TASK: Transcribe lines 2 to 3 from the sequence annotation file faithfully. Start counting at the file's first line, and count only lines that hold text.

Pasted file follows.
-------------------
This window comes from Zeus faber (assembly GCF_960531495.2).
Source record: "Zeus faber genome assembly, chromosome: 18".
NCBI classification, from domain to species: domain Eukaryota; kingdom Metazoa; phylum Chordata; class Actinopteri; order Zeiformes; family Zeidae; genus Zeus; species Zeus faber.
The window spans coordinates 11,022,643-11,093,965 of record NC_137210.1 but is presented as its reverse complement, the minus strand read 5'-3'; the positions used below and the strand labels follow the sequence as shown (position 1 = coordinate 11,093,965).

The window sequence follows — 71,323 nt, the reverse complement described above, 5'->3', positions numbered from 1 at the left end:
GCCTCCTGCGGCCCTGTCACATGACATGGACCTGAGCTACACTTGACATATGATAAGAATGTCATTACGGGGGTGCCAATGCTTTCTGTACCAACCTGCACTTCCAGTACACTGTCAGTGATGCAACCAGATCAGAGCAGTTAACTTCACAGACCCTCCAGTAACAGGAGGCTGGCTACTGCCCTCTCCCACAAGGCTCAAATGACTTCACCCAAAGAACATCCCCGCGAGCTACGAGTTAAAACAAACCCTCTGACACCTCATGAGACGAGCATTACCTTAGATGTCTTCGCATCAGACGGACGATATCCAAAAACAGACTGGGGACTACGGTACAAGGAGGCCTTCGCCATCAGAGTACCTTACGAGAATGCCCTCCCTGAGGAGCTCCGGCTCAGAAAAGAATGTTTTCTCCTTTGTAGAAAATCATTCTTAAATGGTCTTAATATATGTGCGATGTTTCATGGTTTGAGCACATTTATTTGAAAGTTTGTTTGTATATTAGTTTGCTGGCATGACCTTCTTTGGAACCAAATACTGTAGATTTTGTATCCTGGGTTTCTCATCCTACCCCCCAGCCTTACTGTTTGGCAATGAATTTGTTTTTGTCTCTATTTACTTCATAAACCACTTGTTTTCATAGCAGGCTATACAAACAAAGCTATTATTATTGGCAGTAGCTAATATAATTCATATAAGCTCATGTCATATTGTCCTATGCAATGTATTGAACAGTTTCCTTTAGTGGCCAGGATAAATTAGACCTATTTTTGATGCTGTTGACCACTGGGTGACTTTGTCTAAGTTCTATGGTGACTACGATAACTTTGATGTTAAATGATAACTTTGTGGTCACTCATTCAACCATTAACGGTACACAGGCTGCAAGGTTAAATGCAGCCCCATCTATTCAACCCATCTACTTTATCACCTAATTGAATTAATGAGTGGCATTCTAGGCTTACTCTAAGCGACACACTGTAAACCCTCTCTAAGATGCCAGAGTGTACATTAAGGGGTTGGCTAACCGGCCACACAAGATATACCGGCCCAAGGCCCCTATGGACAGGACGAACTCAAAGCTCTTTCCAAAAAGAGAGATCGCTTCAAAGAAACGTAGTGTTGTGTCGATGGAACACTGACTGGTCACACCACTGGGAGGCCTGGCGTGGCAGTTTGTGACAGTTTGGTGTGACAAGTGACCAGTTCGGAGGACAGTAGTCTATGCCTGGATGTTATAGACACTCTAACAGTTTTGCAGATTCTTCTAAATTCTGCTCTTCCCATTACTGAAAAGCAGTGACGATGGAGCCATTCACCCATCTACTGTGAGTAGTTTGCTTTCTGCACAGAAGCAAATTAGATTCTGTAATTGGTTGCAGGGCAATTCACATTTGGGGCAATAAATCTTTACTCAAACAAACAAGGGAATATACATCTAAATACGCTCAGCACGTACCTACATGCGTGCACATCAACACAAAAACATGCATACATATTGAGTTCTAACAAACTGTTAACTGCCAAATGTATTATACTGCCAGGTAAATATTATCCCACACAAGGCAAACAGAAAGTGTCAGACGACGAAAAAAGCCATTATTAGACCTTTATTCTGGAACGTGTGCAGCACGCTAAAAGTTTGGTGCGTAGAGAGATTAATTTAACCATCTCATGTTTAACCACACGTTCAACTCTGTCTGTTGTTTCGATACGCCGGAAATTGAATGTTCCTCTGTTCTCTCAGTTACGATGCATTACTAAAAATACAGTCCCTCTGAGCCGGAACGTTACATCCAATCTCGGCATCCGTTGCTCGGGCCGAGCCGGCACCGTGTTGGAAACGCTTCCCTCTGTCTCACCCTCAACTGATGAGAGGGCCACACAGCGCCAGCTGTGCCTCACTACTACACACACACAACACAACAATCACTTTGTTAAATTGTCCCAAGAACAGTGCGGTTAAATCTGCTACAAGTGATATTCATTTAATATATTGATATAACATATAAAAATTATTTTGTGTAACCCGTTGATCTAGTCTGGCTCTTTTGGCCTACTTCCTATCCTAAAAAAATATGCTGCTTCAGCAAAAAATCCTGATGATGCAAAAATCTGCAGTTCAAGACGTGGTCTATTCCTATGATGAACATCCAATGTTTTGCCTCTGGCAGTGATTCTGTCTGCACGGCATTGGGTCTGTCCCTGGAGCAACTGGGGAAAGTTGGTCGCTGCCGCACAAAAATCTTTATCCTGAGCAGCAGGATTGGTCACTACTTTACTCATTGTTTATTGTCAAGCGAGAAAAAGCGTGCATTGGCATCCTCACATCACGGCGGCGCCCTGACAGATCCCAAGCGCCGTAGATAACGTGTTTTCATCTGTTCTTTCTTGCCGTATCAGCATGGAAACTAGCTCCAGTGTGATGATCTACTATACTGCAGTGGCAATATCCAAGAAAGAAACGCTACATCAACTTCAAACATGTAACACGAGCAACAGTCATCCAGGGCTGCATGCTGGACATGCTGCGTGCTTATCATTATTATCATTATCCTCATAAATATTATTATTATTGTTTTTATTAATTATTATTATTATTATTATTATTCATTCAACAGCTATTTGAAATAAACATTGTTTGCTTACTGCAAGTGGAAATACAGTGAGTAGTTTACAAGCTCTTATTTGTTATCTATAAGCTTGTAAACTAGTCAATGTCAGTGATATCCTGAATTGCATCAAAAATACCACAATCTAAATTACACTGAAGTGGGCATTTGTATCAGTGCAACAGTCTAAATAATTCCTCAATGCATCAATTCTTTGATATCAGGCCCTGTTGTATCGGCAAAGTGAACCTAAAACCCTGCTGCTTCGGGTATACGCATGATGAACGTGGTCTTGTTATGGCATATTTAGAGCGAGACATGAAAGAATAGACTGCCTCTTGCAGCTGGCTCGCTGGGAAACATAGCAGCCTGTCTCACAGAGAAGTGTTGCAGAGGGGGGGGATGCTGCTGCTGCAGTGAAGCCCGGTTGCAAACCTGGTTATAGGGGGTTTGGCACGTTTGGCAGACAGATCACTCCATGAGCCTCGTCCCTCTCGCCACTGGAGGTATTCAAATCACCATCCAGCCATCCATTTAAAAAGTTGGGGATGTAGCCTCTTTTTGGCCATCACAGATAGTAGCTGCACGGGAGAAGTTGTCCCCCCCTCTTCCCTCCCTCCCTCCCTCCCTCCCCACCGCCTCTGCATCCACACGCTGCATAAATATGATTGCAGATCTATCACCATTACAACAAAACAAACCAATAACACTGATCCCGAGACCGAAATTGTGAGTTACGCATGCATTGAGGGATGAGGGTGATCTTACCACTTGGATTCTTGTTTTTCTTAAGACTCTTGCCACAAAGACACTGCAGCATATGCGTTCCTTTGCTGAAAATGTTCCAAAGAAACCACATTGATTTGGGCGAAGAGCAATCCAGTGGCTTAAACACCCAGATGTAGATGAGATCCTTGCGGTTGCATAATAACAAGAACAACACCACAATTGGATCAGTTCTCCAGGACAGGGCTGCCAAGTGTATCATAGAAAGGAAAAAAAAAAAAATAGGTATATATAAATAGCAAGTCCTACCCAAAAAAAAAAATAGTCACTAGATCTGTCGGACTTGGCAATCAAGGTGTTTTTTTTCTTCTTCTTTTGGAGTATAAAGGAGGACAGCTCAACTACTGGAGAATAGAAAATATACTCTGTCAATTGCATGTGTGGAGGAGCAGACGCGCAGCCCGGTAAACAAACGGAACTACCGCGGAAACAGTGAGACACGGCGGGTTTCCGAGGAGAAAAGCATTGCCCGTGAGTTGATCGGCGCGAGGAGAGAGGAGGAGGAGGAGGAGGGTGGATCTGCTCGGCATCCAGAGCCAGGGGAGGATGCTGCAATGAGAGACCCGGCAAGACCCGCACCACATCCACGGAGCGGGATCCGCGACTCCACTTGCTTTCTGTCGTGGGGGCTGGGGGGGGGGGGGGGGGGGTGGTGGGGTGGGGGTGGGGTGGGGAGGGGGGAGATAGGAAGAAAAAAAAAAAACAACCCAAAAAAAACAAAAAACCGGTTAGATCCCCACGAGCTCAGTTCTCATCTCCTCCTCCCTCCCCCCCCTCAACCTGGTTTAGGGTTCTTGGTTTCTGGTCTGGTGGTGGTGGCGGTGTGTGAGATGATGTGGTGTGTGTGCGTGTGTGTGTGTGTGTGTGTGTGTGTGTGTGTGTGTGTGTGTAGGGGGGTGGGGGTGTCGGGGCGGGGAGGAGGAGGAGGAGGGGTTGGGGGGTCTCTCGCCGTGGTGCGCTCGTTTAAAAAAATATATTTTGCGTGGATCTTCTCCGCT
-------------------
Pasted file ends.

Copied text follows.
Source record: "Zeus faber genome assembly, chromosome: 18".
NCBI classification, from domain to species: domain Eukaryota; kingdom Metazoa; phylum Chordata; class Actinopteri; order Zeiformes; family Zeidae; genus Zeus; species Zeus faber.